The areas we’ll cover include:

  1. Strategy
  2. Motivation
  3. Planning
  4. Resource Allocation
  5. Marketing
  6. Investment
  7. Sourcing
  8. Innovation
  9. Talent Management
  10. Culture


Next Up…How to Use Business Theory as a Lens on Life


What if our business expertise could also serve as the tool we use to help assure our lives are rich and meaningful?  The good news is…it can.

3x One Team Results That Matter


If we’re honest, most of us judge winning teams by the output they produce.  It’s our default team performance result.

But don’t be fooled.  This singular focus, while it may seem successful in the short-term, often leads to burnout, burned bridges, and an unstable foundation.  There are, in fact, three kinds of team results that matter for long-term team performance.

Experience is the great teacher and I learned this lesson the hard way.  Our team had worked extremely hard for 18 months, managed our resources carefully and delivered what we promised on time and under budget.  A trifecta in the project world and real “high-five” moment according to team measure #1 – output.

But something didn’t feel right.  Once the high of a successful go-live wore off, morale was low, relationships were frayed, and the team’s capacity to take on new challenges was severely diminished.  I couldn’t diagnose it at the time, but our team was suffering from what Harvard team researcher J. R. Hackman discovered.  What I was missing, and Hackman revealed, was that real high performance teams actually deliver three kinds of results:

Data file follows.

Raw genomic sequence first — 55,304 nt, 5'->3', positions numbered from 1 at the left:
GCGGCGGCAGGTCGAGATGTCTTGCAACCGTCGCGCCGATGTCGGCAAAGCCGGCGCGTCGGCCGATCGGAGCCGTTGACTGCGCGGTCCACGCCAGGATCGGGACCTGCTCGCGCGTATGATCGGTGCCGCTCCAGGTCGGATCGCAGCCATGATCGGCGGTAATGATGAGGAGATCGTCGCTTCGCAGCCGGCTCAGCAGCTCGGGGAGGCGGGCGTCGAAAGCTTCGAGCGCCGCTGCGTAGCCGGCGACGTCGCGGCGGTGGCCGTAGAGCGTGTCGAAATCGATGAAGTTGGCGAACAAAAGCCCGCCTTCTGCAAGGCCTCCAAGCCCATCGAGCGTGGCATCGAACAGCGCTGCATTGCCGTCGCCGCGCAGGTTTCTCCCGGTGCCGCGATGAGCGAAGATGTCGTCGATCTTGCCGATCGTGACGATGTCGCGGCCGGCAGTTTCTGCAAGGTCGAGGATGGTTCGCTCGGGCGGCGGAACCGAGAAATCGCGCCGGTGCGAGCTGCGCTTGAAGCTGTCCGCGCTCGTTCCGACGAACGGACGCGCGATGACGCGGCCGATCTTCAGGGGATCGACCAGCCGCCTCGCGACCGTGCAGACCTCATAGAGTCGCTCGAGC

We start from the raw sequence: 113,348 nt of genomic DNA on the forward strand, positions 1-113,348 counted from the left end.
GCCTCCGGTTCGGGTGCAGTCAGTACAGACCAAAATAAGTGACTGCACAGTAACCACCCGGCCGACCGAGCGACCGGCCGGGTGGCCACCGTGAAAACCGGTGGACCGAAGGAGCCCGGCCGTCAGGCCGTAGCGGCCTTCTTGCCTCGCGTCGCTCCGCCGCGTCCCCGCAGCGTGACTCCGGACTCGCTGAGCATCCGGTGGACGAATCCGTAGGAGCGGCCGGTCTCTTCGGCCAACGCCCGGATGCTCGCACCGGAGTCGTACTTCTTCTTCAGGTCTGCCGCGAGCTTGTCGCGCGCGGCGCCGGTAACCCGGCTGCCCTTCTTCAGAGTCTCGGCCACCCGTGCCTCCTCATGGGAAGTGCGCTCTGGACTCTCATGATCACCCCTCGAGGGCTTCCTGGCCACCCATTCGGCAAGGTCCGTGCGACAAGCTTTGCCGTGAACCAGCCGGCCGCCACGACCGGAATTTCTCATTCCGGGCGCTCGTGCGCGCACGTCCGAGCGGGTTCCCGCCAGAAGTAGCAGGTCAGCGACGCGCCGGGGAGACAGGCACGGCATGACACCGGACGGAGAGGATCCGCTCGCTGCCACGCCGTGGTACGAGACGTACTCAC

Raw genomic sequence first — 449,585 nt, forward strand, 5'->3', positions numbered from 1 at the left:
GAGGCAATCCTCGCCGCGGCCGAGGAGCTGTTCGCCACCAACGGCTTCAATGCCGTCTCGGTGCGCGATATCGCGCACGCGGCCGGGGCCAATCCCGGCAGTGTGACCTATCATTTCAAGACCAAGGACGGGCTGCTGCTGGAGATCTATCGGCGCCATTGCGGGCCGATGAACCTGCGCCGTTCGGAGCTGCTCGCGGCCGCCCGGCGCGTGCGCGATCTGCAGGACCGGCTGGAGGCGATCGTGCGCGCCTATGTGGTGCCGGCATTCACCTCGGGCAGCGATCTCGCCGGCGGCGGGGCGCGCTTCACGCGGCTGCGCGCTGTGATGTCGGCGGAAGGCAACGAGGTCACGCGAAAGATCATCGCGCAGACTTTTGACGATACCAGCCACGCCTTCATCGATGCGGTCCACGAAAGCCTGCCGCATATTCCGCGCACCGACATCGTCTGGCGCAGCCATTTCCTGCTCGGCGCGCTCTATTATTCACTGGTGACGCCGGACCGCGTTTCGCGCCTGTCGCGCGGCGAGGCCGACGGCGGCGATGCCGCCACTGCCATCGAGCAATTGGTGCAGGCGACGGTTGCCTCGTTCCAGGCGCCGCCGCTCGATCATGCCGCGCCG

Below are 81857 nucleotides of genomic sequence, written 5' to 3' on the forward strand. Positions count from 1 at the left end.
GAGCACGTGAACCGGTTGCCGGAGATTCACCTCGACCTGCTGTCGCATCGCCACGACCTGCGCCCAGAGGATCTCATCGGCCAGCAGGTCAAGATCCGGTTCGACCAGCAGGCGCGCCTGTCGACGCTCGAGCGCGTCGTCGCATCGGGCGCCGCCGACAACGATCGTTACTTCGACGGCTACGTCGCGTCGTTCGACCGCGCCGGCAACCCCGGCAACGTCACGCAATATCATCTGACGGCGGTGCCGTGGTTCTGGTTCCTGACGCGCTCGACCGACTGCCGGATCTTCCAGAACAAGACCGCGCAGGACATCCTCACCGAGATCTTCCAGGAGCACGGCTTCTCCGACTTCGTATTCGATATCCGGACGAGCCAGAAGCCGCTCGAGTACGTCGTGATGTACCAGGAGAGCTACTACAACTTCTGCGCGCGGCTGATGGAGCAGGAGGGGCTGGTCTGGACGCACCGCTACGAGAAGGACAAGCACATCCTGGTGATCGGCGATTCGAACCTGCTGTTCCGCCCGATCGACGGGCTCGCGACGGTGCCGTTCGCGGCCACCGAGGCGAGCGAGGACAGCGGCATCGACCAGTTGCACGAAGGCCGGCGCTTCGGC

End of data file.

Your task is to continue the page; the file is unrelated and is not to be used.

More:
• They deliver output
  • They grow strong, healthy team members
  • They build team capacity for future performance


One way to look at the 3 Key Results of High Performance Teams are that they “do good” in 3 ways.

  1. Do good for the organization – by delivering output
  2. Do good for the team – by improving the well-being of everyone involved
  3. Do good for the future – by leaving the team more capable and ready to take on even greater challenges


As leaders we must continuously focus our teams on all three.  To do that, ask yourself three questions:

1. Does My Team’s output meet the standards of those who use it?

Team output is the measure we all know and can see.  It’s either done or it’s not.  Our mission statements and project charters define it, our customers and stakeholders expect it, and most of our energy is focused on it.  When the team achieves the results we set out for we judge the team successful. Obviously, if the team does not achieve results it is difficult to call it a success.  But, we also need to ask ourselves, “At what cost does the team achieve these results?”